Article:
The Brain Is Not A Feed Forward Neural Network

Let me give you an analogy to show how far [three-row feed forward artificial] neural networks were from real brains. Imagine that instead of trying to figure out how a brain worked we were trying to figure out how a digital computer worked. After years of study, we discover that everything in the computer is made of transistors. There are hundreds of millions of transistors in a computer and they are connected together in precise and complex ways. But we don't understand how the computer works or why the transistors are connected the way they are. So one day we decide to connect just a few transistors together to see what happens. Lo and behold we find that as few as three transistors, when connected together in certain way, become an amplifier. A small signal put into one end is magnified on the other end. (Amplifiers in radios and televisions are made using transistors in this fashion.) This is an important discovery, and overnight an industry springs up making transistor radios, televisions, and other electronic appliances using transistor amplifiers. This is all well and good, but it doesn't tell us anything about how the computer works. Even though an amplifier and a computer are both made of transistors, they have almost nothing else in common. In the same way, a real brain and a three-row neural network are built with neurons, but have almost nothing else in common.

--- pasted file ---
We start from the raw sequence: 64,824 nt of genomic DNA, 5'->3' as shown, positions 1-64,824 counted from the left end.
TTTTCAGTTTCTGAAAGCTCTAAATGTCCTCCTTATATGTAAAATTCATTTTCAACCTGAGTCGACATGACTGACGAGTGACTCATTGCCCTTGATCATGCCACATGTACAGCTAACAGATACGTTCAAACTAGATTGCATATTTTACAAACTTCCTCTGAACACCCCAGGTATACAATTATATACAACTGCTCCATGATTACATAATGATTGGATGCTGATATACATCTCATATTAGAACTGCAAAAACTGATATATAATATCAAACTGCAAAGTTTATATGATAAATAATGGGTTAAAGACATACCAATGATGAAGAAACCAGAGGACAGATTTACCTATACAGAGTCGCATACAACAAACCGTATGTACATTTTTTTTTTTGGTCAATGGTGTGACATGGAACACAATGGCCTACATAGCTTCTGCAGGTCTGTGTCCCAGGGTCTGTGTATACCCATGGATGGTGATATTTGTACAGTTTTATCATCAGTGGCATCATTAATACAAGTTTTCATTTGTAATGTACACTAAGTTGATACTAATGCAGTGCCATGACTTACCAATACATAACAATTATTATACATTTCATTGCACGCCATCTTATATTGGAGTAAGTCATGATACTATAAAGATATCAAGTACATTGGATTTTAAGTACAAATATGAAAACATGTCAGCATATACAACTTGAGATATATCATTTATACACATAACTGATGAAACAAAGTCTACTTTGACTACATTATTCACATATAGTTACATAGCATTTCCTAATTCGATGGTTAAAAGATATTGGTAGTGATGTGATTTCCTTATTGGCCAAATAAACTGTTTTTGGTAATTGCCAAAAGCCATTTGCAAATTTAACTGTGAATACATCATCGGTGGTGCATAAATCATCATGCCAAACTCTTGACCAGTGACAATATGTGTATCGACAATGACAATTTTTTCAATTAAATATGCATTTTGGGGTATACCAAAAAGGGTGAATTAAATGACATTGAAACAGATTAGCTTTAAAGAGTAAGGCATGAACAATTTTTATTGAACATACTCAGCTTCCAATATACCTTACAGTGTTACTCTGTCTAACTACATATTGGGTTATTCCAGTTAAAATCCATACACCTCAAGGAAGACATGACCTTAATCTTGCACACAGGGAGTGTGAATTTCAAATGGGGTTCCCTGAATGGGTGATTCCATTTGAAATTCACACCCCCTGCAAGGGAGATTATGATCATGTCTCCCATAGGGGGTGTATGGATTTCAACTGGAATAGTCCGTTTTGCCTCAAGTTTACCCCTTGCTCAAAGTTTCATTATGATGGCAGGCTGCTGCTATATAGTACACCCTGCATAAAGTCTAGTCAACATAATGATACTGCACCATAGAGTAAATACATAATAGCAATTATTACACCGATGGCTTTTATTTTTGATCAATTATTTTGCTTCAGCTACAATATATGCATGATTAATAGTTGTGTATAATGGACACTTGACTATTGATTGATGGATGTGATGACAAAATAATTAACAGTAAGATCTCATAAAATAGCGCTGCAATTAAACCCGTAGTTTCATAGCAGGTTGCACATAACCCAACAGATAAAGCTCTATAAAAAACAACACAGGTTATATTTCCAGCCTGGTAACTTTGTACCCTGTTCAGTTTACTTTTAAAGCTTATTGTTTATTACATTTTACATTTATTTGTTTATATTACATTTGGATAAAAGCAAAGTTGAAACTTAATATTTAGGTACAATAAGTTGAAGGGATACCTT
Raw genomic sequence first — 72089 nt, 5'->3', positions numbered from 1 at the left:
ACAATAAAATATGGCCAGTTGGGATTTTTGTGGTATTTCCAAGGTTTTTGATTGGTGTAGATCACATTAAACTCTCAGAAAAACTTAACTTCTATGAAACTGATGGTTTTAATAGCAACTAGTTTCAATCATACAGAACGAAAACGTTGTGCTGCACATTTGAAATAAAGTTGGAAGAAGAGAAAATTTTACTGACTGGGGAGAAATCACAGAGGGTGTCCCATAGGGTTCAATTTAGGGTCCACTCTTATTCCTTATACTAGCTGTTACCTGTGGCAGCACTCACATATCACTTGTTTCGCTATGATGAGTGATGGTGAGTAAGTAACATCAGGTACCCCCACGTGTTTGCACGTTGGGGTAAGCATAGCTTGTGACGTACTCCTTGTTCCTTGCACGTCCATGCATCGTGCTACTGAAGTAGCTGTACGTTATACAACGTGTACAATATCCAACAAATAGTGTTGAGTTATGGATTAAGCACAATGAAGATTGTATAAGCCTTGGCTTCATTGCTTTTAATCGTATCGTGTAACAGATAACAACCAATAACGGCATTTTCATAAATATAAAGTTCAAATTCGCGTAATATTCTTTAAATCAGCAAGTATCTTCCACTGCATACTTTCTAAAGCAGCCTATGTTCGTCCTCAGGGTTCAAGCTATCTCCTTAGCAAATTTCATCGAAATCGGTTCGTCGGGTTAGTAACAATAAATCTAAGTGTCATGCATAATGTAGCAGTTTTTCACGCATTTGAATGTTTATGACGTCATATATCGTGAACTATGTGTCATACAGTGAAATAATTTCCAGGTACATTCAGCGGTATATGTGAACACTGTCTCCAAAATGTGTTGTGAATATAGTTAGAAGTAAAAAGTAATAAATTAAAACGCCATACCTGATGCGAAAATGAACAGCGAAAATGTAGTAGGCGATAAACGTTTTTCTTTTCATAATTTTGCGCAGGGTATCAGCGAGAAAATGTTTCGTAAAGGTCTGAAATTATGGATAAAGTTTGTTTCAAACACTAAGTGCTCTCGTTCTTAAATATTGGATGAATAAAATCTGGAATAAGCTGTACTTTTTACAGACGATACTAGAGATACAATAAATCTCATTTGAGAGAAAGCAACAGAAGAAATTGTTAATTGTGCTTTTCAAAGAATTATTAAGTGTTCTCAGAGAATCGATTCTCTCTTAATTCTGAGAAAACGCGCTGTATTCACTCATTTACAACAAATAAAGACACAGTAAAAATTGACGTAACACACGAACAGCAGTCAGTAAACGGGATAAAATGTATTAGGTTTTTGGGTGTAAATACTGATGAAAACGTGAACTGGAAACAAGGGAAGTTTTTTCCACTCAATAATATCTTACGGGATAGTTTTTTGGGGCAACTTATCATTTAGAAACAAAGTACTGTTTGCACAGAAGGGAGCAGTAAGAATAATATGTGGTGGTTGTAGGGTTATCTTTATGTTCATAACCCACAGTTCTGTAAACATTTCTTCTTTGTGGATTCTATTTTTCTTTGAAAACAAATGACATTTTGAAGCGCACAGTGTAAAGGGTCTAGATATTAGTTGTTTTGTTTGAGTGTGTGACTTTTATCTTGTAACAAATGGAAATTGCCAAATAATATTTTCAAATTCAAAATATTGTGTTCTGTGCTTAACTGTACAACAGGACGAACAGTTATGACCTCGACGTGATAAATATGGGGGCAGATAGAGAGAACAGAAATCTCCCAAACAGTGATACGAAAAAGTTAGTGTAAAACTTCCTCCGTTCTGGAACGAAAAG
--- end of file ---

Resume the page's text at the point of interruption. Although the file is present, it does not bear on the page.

-- Jeffrey Hawkins

from "On Intelligence"

Quoted on Fri Dec 23rd, 2011